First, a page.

Ivanhoe is a residential suburb 9 km north-east of central Melbourne, south of Heidelberg. The land occupied by Ivanhoe was one of several portions near the Warringal (later Heidelberg) village surveyed in 1837. Sales occurred the following year and, the Ivanhoe portion was considered to be of unusual fertility and landscape appeal. It had Darebin Creek on the west and the Yarra River on the south. By the 1850s there was an Ivanhoe village, a name derived from Sir William Scott's novel, and used from 1853. A school was opened in the Anglican church.

During the 1850s smaller farms were taken up and by the next decade there were two hotels, market gardens, orchards, an elementary racecourse and ‘gentlemen's villas’. A state primary school which replaced the one in the Anglican church, was opened in 1881. The Australian handbook 1903, described Ivanhoe:

Between 1910 and 1930 Ivanhoe underwent residential development. From being a pretty township with handsome villas, a church school, a golf links and a population of 2013 in 1913, it had 5016 persons in 1921 and 7701 persons in 1933. The Victorian municipal directory described it as having six churches, boys’ and girls’ grammar schools, a baby health centre, a fire brigade, a picture theatre, a horticultural society and a swimming basin.

During the 1920s the Ivanhoe Girls' Grammar School (1903) and the Boys' Grammar School (1915) had growing enrolments. Another primary school in Ivanhoe East was opened in 1930. In 1937 the council offices of Heidelberg city were transferred from the old Heidelberg village to a new art deco civic centre in Upper Heidelberg Road, Ivanhoe. The move acknowledged that Ivanhoe's shopping and commercial area was the more prominent of the two. North of the town hall there is A.V. Jennings’ first housing estate, Beaumont, along Melcombe Road (1938). Ivanhoe gained direct access to suburbs south of the Yarra River when the Burke Road Bridge was opened in 1926.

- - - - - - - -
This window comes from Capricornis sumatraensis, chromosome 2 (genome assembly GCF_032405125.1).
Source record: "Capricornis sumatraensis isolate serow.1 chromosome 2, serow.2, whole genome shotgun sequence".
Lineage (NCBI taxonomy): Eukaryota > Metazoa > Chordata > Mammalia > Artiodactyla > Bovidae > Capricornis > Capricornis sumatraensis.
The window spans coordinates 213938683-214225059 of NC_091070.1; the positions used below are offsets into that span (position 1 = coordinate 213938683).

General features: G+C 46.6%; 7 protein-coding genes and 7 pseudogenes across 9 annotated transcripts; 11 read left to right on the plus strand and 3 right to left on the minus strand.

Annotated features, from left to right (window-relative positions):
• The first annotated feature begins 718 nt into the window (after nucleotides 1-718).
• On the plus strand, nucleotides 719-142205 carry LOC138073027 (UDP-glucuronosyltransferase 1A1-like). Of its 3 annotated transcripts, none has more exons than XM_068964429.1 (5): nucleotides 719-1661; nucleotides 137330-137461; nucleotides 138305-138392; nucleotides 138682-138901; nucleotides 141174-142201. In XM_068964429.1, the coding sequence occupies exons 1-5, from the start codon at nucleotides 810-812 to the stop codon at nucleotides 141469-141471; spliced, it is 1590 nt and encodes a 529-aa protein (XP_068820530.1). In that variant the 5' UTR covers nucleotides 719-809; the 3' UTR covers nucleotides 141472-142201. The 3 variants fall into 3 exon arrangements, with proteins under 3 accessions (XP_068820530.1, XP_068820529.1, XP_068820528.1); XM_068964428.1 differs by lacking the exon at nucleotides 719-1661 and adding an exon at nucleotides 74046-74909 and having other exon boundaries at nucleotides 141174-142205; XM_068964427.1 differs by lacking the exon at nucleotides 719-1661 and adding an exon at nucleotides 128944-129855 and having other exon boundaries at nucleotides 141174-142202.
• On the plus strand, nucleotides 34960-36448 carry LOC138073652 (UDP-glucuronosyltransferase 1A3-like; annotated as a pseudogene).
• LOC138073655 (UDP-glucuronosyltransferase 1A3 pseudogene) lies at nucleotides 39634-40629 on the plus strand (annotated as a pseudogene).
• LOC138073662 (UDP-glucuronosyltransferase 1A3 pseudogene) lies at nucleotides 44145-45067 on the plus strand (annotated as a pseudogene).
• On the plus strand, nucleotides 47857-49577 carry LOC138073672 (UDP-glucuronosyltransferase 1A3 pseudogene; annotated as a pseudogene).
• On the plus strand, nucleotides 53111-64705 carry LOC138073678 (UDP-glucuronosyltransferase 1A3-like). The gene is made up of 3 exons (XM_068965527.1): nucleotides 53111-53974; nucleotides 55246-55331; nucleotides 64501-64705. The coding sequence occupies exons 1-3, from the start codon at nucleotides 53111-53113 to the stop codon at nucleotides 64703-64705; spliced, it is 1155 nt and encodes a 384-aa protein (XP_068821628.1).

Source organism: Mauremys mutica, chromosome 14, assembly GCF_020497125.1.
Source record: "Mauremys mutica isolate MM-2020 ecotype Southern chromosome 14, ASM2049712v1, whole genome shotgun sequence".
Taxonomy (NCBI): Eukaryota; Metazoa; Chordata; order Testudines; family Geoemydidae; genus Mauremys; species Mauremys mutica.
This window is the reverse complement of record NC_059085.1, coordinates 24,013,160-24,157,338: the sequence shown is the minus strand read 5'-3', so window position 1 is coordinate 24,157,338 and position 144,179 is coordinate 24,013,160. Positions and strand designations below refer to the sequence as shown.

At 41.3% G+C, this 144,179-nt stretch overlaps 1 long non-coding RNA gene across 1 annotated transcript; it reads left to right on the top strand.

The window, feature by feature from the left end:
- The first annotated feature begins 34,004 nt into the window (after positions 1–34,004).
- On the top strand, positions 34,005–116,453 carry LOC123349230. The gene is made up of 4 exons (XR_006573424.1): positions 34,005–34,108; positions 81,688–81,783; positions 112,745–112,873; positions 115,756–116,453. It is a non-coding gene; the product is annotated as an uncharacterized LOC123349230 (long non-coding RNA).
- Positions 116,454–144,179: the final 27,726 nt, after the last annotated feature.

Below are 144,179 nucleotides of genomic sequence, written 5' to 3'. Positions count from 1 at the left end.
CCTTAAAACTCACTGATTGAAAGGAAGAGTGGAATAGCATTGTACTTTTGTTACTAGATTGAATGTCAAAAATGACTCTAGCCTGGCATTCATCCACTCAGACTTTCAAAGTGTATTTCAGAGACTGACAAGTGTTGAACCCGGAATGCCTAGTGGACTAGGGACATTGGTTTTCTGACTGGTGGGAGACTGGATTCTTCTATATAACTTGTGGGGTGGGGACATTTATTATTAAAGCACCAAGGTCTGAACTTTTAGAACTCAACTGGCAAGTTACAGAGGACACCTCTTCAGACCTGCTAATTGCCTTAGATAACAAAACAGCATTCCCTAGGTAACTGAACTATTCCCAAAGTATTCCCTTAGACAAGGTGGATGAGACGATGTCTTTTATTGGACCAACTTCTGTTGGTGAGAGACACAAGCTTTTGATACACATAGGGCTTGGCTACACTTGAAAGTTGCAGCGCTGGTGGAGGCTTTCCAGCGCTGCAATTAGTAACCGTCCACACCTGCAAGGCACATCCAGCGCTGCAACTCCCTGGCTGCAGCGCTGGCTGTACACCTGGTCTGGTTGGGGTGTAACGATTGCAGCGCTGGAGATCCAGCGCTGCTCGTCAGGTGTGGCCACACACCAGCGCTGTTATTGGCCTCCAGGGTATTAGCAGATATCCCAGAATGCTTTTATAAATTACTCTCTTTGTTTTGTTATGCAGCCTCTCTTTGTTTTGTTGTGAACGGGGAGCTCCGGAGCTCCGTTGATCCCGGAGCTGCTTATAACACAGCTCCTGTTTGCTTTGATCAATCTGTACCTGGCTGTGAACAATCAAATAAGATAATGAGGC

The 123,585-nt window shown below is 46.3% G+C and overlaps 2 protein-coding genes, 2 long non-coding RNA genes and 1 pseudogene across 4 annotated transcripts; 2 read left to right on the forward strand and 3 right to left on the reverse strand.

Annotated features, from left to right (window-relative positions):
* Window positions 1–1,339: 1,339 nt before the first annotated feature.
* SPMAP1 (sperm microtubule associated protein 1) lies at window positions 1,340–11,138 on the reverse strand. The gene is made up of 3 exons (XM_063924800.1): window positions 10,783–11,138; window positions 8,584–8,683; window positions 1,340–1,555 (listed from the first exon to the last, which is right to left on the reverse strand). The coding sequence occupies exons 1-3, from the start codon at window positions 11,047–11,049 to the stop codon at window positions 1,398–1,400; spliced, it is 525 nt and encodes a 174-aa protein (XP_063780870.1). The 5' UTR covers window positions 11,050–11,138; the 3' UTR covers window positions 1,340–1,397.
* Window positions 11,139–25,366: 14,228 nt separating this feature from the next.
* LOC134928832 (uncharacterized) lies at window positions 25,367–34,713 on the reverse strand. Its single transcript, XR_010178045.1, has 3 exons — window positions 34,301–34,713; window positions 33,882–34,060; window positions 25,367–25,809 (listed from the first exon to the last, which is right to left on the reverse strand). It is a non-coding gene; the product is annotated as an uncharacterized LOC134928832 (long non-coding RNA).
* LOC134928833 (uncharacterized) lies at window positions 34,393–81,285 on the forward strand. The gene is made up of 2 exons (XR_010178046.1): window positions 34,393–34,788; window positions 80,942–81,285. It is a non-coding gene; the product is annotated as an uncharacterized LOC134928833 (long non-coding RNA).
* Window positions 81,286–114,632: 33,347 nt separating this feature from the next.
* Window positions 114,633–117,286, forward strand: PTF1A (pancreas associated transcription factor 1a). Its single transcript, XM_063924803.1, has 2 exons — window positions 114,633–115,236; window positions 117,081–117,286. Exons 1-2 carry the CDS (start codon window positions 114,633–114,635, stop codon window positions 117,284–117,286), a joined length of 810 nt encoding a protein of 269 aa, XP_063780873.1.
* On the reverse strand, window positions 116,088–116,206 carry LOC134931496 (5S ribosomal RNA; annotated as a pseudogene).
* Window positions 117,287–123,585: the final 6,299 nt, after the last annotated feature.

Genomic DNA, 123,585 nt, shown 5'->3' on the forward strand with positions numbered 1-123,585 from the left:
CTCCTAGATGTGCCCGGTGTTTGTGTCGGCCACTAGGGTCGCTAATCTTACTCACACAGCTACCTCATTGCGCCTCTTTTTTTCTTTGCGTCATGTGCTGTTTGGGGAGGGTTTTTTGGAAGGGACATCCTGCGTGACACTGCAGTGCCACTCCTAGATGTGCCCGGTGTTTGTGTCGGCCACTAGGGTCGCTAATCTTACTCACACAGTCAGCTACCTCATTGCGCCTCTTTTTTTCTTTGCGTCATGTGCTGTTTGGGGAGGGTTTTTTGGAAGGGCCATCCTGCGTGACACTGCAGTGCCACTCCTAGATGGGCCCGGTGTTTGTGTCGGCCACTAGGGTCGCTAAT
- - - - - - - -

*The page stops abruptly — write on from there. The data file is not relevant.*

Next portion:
Ivanhoe East and West

The areas of Ivanhoe which are distant from the railway station and shopping centre completed their residential development in the postwar years. Ivanhoe West, adjoining the Darebin Creek, has Housing Commission dwellings, a Catholic school (1951) and a small shopping area. The Bellfield primary school was opened in 1951. Ivanhoe East (separate entry), adjoining the Yarra River, is famed for the Boulevard which overlooks the public golf course and Yarra Valley. Each Christmas residents decorate their houses and gardens and the display attracts many onlookers. There is an active strip shopping centre in Lower Heidelberg Road near the A.V. Jennings Beauview estate (1941).


Ivanhoe central has maintained its retailing dominance, with a combination of strip shopping and the Ivanhoe Plaza. There is a bowling club and tennis court near the shopping centre. A swimming pool is north of the shopping area. There are Anglican, Baptist and Uniting churches near the town centre, and a Catholic church and school are to the south. Ivanhoe primary school had 558 pupils in 2014.

Ivanhoe is mainly a middle class area, evidenced by its sporting clubs and, perhaps best of all, by a reading circle which ran for over 50 years.

Ivanhoe’s census populations have been:

census date population
1911 1600
1933 7771
2001 10,245
2006 10,600
2011 11,085

Further Reading

Teresa Castelvetere et al, Slab hut to red brick: Ivanhoe primary school (1853-2003): history and community, Ivanhoe, 2003

Graeme Butler, Heidelberg conservation study: part 1 – Heidelberg historic buildings and areas assessment, Heidelberg, 1985

Sarah Mirams, Darebin parklands: escaping the claws of the machine, Melbourne, 2011